We all aim for success. But what does success really mean? What should it look like?
Every community defines success using its own set of criteria. In collectivist cultures as found in Asia, success is often determined based on how organized and harmonious society is as a whole. By contrast, other primarily western cultures like America are highly idiocentric and thus define success using one’s career, wealth, reputation, and other superficial standards.
As liberating as the idiocentric view may seem, it comes with many flaws.
This type of mindset has led to a society in which people are willing to seek “success” and personal gain at any cost, leading to an increase in corruption and injustice. We are all aware of–and probably benefit from–multi-billion dollar businesses that are gaining a monopoly over the economy but falling short in things as fundamental as ethical treatment of employees. We continue to witness countless stories of racist treatment by specific groups just to reinforce their status. Even in the technologically advanced and “intelligent” society we live in today, we have not overcome such basic immoralities. One of the major underlying issues behind all these problems is leaving Allah (God) out of the picture.
This does not mean that embracing a collectivist approach will solve the issues that arise with an idiocentric mindset. Rather, it shows that balancing both approaches while maintaining God-consciousness is key.
As Muslims, we do have to focus on ourselves from a worldly and spiritual point of view. We need to take the time to understand ourselves–our wants, our needs, our talents–in order to make a living in this world. We also need to focus on ourselves spiritually, as each of us is accountable for our own actions–good or bad–as conveyed in the verse of the Qur’an:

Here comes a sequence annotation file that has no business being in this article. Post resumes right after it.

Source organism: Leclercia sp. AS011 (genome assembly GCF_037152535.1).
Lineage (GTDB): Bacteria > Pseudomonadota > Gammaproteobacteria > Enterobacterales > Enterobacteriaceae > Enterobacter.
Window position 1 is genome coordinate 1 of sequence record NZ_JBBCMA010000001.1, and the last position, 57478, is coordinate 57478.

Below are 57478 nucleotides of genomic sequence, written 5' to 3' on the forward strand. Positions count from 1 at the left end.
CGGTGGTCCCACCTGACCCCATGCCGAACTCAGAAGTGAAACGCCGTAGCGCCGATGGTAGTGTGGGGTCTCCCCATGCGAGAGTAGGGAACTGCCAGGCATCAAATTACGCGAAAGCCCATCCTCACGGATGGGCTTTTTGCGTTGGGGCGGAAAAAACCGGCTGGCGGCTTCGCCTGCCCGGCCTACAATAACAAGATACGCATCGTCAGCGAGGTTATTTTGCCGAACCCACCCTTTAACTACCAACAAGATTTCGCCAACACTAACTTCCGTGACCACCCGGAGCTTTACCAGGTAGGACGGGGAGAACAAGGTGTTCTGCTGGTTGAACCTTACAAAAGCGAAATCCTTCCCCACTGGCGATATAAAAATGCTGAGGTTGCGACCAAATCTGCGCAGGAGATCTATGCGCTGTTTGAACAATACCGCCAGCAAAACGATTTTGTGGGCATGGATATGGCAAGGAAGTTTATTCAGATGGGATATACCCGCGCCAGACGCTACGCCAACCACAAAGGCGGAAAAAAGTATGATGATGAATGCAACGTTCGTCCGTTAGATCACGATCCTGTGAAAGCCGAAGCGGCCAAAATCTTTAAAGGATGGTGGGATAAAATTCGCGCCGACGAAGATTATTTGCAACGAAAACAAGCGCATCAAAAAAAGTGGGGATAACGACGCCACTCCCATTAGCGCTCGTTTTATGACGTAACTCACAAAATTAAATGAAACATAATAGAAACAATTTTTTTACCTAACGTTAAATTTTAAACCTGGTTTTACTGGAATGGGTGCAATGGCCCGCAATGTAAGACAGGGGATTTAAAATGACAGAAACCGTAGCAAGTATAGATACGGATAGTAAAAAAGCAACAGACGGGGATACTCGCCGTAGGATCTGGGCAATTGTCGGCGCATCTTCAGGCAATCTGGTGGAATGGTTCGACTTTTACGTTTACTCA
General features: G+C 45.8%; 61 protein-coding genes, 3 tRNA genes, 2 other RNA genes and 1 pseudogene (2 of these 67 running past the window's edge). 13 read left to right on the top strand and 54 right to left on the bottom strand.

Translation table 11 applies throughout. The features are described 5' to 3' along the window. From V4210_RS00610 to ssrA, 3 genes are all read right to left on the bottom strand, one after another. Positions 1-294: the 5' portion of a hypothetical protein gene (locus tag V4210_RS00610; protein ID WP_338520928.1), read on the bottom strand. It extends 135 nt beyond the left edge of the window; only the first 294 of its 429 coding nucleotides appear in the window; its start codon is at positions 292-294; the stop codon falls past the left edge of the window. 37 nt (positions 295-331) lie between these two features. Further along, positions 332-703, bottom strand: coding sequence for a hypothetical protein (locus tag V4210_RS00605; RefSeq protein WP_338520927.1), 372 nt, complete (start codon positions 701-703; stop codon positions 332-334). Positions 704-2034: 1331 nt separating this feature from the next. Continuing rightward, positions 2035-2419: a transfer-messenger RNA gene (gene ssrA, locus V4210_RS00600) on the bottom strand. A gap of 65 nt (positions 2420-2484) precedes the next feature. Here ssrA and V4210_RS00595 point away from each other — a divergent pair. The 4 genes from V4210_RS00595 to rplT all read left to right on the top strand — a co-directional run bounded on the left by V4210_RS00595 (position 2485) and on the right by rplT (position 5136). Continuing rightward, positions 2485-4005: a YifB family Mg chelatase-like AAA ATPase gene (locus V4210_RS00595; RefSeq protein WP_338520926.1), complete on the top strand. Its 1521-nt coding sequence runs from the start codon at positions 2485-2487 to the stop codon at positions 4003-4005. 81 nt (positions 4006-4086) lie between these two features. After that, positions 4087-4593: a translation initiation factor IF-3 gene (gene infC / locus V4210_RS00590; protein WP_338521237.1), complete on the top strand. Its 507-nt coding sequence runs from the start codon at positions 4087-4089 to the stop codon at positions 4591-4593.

“No bearer of burdens will bear the burdens of another.” [Holy Qur’an 35:18]
However, our individual responsibilities are only half the equation; we have obligations towards the community as well. This balance between individual responsibilities and communal responsibilities can be seen through various Islamic obligations such as zakat (obligatory charity). For example, we need to work to have a comfortable life, but we are also obligated to donate 2.5% of our extra wealth annually to charity. If every Muslim that is responsible to pay this obligatory charity actually paid the necessary amount, there would be no poverty in the Muslim world. Unfortunately, because of greed and a lack of God-consciousness, this ideal situation is not a reality. Because of people only seeking to fulfill their own wants, they have neglected fulfillment of what He (God) wants.
As a result, we see that there is a disconnect between serving oneself and serving the community through our responsibilities to Him. We have been convinced to believe that the only way we can be happy is if we cater to our own wants and desires. However, this is not always true, if you consider the fact that there are numerous examples of celebrities who are able to enjoy any luxuries they could ask for but still experience depression and an overall lack of happiness.